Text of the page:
The Physics Factbook™
Edited by Glenn Elert -- Written by his students
An educational, Fair Use website
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|Dorin, Henry & Demmin, Peter & Gabriel, Dorothy L. Chemistry-The Study of Matter 4thEdition. Needham, Massachusetts. Englewood Cliff, New Jersey. Prentice Hall, Inc. 1987||Object Energy Density (kJ/mol)
|Zittel, Werner & Wurster, Reinhold & Bolkow, Ludwig. Hydrogen in the Energy Sector. Systemtechnik Gmbitt. 1996||Energy Carrier
Energy Density by Weight (kWh/kg)
|Thomas, George. Overview of Storage Development DOE Hydrogen Program. Livermore, CA. Sandia National Laboratories. 2000||Mass Energy Density (MJ/kg)
Methane gas: 50
|O'Connor, Rod. Fundamentals of Chemistry 2ndEdition. New York City, New York. York Graphic Services, Inc. 1977||Methane Delta H (Combustion)
|Bossel, Ulf & Eliasson, Baldur. Energy and The Hydrogen Economy. Oberrohrdorf, Switzerland. ABB Switzerland Ltd. 2003||Methane (MJ/kg)
Energy density is defined as the amount of energy per mass. In the International Metric Units (SI), energy density is measured in MJ/kg or MJ/L. Methane is composed of CH4. The energy density of methane is 50–55.5 MJ/kg.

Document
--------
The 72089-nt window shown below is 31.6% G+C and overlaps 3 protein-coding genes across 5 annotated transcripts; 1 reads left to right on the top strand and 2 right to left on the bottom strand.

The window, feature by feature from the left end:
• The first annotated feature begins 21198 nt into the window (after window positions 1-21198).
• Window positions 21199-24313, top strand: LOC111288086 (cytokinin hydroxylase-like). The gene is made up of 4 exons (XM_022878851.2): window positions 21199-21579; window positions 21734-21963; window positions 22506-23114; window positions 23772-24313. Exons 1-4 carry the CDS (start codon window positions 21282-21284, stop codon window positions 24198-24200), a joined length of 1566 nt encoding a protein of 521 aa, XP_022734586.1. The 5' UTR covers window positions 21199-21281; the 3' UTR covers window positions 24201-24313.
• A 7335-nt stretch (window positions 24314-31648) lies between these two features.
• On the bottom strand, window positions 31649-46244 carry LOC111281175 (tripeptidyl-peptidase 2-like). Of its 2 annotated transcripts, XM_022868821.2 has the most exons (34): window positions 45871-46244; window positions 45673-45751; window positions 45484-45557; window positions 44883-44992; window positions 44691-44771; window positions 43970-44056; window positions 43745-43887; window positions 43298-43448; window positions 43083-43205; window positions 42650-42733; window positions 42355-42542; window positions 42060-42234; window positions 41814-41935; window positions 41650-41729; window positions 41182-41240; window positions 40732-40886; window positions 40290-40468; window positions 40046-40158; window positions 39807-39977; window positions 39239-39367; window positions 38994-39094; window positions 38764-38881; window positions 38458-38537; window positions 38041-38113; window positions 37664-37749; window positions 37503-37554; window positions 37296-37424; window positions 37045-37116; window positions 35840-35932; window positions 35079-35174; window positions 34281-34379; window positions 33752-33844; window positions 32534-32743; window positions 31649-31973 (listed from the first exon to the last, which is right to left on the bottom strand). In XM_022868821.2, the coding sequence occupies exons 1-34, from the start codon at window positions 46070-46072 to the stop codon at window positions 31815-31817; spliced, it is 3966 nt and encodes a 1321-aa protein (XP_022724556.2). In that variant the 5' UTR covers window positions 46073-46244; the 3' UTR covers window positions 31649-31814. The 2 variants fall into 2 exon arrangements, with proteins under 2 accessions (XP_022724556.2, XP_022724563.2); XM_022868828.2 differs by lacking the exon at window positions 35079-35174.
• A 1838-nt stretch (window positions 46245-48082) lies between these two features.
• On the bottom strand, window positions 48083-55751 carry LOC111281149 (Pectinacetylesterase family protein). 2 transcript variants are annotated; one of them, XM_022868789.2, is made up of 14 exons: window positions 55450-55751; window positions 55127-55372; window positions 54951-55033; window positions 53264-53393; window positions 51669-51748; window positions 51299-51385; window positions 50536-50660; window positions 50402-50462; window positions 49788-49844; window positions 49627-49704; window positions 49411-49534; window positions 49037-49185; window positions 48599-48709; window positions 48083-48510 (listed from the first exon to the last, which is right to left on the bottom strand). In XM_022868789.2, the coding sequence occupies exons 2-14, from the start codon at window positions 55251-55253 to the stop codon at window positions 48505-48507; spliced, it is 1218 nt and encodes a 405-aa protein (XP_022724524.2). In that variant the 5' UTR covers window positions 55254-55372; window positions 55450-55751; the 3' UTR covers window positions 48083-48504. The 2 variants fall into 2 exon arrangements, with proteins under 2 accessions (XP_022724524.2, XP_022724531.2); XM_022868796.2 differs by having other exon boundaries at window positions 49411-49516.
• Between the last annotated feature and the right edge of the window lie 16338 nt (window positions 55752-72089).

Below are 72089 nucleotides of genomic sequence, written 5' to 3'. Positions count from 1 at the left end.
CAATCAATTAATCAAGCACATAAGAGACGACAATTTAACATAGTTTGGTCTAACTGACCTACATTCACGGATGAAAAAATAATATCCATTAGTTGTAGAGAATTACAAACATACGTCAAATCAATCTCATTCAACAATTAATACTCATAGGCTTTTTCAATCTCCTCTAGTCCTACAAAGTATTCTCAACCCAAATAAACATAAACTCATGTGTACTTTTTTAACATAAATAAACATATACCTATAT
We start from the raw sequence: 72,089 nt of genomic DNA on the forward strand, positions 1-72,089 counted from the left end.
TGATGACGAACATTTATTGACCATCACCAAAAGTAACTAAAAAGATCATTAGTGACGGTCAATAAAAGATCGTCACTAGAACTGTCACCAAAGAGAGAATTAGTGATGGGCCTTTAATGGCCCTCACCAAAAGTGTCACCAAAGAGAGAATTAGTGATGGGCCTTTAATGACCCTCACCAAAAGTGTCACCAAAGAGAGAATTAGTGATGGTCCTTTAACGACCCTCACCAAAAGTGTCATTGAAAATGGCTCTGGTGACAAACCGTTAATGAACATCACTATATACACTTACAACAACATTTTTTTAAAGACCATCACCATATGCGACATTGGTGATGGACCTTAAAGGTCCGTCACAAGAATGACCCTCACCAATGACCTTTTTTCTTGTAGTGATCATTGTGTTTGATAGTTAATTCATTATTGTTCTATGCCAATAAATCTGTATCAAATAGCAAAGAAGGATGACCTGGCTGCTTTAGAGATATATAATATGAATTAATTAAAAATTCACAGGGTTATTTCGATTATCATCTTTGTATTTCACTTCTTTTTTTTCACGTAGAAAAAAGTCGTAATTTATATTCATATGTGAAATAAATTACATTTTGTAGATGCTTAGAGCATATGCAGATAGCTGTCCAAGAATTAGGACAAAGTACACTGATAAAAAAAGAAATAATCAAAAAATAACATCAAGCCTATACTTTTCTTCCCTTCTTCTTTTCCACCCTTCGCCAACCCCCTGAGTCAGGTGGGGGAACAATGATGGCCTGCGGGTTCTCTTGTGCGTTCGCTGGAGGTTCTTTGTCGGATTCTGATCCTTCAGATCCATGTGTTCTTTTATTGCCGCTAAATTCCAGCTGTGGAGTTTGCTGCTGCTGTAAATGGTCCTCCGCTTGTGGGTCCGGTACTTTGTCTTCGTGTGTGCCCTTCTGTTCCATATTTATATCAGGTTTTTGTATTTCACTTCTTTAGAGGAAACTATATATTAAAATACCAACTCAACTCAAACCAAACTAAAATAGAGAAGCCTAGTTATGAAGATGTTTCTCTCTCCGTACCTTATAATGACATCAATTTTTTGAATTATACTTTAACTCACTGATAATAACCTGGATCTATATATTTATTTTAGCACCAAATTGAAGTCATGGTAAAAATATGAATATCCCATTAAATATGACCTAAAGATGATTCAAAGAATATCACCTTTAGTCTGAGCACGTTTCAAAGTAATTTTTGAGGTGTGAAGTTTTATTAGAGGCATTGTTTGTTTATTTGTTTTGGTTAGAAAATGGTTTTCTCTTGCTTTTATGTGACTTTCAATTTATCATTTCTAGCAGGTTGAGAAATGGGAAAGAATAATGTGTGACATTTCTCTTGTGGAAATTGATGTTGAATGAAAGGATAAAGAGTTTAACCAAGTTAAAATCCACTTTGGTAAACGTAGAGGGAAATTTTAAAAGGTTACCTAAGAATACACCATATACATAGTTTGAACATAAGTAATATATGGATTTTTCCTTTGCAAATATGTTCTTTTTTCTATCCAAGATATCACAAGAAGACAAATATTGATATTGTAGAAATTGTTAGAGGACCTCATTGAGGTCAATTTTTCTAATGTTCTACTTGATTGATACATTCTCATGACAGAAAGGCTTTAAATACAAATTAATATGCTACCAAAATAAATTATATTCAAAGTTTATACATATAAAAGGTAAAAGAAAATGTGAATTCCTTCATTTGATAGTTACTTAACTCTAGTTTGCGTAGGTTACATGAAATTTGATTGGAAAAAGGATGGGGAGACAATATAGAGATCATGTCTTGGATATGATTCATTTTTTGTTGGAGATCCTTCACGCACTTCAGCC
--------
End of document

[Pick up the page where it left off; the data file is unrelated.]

Methane is a natural gas fuel. Today, methane provides approximately 30% of America's energy. Methane is mostly used in homes, the gas used to cook or for heating system. Methane is one of the fuels that will not run out. It is so commonly found on the earth. There is actually so much on earth that it can be dangerous one day.
Methane is not a reliable fuel to be used by all matters. Methane can be easily combusted, and under a large amount it can cause huge explosions. A little spark or under exposure to sunlight, it can explode. If methane replaces oil, transporting it would mean a fortune to do so. If it leaks into the atmosphere, global warming that can be stronger than ever. Maintenance must be done at all time to keep it from leaking.
Billy Wan -- 2004
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